Let's sum it up: we do not know basic things (though we have been very busy learning other not that necessary). What we already know is scattered. In addition to this confusing situation, the socio-economic system we are immersed in makes it really difficult to successfully exchange the scarce knowledge that men and women could recover after Anansi let the vessel fall from the tree (I am talking about copyright legislation, locked information, very expensive books, etc.).

It can be concluded that ours is a complicated profession: we intend to manage fragmented information that is not always accessible.

The good news is that humankind is like water. Before a wall it stops, but slowly begins to look for some chinks in it to leak through. And this desire to exchange knowledge, to acquire more knowledge, to find out new things, to learn, to make culture alive and multiply it, can never be stopped (no matter what international laws and companies' interests have to say about it), because this desire is as old as our species. It was accomplished first through everybody's lips and later by means of books and records' exchange. Now we call it "sharing" and it happens across the digital universe surrounding us. A myriad of free platforms make it possible to upload any kind of information (books, music, images), skillfully avoiding legal barriers, and making it accessible to everybody else. It is true that we do not know what is unknown, however, there are many of us intending that what it is already known by a few can be known by all, can be exchanged, and that it can flow and be free. There are many of us striving for allowing intellectual and artistic human production to reach everybody's hands, eyes, ears, hearts and minds.

Of course, many of you can have a different opinion about it, and some may point to me the fact that there are authors making a living from their own production who will not agree with my perspective either. Right, nonetheless, there are very few who can earn their living as writers, painters, musicians... On the contrary, there are many who have decided to edit their work online, to promote their production through the web, to share it. Surprisingly enough, these authors have noticed that those who discover their work in this way begin to track it. There are many users that, after knowing what the artists do, go and buy their books and their music to thoroughly enjoy them, or go and see their exhibitions, attend their conferences, get tickets for their concerts...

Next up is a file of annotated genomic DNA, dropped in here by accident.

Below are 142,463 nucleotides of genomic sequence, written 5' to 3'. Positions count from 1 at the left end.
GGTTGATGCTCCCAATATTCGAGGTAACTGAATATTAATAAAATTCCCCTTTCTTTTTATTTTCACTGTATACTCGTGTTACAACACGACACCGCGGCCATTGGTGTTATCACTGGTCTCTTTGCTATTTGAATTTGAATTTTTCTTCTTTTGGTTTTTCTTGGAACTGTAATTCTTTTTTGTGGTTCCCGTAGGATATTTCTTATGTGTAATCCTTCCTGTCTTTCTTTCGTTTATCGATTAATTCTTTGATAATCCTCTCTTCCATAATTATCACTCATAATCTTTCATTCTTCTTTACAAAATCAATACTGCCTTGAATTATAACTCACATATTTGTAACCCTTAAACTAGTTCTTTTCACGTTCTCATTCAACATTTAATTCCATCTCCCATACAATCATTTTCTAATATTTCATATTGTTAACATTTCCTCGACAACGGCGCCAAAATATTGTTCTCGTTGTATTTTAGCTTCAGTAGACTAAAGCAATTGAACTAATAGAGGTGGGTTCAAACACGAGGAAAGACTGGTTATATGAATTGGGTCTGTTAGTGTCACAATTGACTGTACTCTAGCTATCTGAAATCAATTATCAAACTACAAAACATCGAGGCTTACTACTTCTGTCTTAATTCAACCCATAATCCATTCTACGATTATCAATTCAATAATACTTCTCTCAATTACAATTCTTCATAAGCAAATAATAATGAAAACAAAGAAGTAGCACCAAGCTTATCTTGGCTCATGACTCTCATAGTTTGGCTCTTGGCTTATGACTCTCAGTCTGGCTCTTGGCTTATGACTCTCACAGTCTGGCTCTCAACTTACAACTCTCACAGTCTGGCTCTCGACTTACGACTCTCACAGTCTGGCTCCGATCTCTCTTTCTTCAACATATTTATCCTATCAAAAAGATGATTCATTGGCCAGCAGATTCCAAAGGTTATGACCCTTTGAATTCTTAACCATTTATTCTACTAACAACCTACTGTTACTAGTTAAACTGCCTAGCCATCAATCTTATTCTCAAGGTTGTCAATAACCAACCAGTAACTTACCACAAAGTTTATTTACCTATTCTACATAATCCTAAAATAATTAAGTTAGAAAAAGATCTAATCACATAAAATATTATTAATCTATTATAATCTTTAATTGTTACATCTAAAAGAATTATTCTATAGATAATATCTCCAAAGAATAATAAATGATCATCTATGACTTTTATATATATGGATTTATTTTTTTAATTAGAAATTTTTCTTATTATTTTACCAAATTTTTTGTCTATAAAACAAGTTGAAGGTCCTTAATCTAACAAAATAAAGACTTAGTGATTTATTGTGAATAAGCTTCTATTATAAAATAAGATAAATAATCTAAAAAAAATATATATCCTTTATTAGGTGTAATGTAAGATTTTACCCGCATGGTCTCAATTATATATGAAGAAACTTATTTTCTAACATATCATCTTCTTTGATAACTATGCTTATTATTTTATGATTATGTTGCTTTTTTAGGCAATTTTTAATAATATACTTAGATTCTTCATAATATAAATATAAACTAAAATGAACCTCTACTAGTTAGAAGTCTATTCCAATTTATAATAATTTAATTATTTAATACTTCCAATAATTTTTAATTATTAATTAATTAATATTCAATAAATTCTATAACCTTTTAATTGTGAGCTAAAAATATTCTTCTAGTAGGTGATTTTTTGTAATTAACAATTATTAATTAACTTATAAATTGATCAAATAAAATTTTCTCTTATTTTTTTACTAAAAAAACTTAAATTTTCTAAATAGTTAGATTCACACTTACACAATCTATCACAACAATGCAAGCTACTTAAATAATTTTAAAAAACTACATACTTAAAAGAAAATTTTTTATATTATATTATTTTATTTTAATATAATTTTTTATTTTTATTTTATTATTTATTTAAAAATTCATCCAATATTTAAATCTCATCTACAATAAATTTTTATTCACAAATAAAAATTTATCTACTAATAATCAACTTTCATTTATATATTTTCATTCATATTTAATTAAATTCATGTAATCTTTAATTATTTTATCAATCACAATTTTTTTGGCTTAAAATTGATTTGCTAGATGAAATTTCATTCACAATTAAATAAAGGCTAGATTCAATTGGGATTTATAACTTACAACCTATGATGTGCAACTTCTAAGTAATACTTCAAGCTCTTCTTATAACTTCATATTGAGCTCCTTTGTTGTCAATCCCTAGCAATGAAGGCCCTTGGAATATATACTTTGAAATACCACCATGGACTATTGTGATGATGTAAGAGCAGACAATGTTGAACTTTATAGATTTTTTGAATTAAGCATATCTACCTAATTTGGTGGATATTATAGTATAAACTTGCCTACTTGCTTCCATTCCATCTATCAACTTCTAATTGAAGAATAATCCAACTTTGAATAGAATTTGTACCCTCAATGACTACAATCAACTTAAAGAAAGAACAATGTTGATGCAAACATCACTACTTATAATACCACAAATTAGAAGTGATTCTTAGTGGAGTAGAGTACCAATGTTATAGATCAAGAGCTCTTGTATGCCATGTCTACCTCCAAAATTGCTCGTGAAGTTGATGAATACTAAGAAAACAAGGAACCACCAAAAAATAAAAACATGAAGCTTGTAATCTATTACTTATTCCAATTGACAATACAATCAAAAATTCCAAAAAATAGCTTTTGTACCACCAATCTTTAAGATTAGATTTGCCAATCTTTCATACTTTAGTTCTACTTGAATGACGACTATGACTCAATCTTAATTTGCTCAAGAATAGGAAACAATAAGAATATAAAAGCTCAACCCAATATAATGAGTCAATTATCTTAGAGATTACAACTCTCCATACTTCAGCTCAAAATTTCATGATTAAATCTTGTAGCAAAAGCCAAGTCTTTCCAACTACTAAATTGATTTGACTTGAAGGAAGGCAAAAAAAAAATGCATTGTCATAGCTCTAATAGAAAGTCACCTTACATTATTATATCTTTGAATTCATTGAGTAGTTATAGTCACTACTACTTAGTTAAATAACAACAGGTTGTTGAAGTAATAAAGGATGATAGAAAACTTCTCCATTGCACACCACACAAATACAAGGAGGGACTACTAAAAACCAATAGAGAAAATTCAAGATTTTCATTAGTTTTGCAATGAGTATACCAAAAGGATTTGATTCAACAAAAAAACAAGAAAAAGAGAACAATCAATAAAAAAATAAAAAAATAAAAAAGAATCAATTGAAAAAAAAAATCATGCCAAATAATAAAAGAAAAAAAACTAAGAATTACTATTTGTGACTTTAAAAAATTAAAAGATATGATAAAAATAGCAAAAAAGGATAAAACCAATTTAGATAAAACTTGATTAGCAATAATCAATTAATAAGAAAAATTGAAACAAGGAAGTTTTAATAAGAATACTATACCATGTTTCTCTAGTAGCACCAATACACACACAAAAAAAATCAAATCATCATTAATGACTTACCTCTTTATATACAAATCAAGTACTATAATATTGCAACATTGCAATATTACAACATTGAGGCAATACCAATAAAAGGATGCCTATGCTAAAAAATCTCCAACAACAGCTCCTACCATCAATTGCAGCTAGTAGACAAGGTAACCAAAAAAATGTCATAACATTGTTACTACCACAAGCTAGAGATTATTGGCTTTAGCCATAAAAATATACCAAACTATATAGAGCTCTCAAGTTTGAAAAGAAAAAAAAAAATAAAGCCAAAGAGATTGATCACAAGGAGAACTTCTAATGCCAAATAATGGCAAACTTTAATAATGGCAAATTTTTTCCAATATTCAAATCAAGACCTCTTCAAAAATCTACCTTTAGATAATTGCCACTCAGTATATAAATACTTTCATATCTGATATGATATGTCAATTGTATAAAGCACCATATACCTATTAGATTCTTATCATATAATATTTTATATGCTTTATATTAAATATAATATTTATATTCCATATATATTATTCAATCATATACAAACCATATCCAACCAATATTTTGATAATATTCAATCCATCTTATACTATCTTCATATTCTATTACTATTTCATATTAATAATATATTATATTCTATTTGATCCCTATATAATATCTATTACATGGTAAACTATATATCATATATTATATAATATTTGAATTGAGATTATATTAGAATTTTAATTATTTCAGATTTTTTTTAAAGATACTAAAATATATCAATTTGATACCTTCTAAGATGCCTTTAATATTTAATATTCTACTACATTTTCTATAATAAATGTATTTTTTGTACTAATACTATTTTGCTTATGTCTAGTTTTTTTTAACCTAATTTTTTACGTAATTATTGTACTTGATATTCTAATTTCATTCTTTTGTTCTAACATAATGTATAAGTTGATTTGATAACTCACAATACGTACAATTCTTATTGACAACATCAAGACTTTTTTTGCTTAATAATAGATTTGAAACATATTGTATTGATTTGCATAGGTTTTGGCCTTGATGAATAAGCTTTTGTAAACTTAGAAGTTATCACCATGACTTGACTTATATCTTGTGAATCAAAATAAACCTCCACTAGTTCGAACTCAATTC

I believe that, in this sense, a new paradigm is being developed, which, in the near future, will be able to deal with the present barriers of the copyright. These barriers, and many others, in addition to be a trap for culture consumers, has also become a jail for authors themselves, who are kept in the interested hands of a few (who are the ones making a real profit).

If you want to know more about this, you may find the following work very interesting. It is the Copy/South Dossier, which has been elaborated by the international research group Copy/South, based in United Kingdom. You will find a number of strategies, analysis and reasons that are meant to skillfully handle copyright-related issues. It also has a curious poster series.

And about yawns... what else could I say? I have been unable to dispel my doubts yet. Meanwhile I will keep on putting my hand over my mouth (for evil spirits cannot find the way in or count my teeth and make me loose a few years of life, as ancient tradition tells). No matter how unlikely it may seem to discover the answers, I will also continue asking myself other "difficult" questions.

And, in revenge for the many silences that I have obtained since I was a child, I hope to find the response to other people's doubts (provided that information was available and can be freely accessed).

Now you can yawn in peace... A huge hug from Córdoba, Argentina.

Image.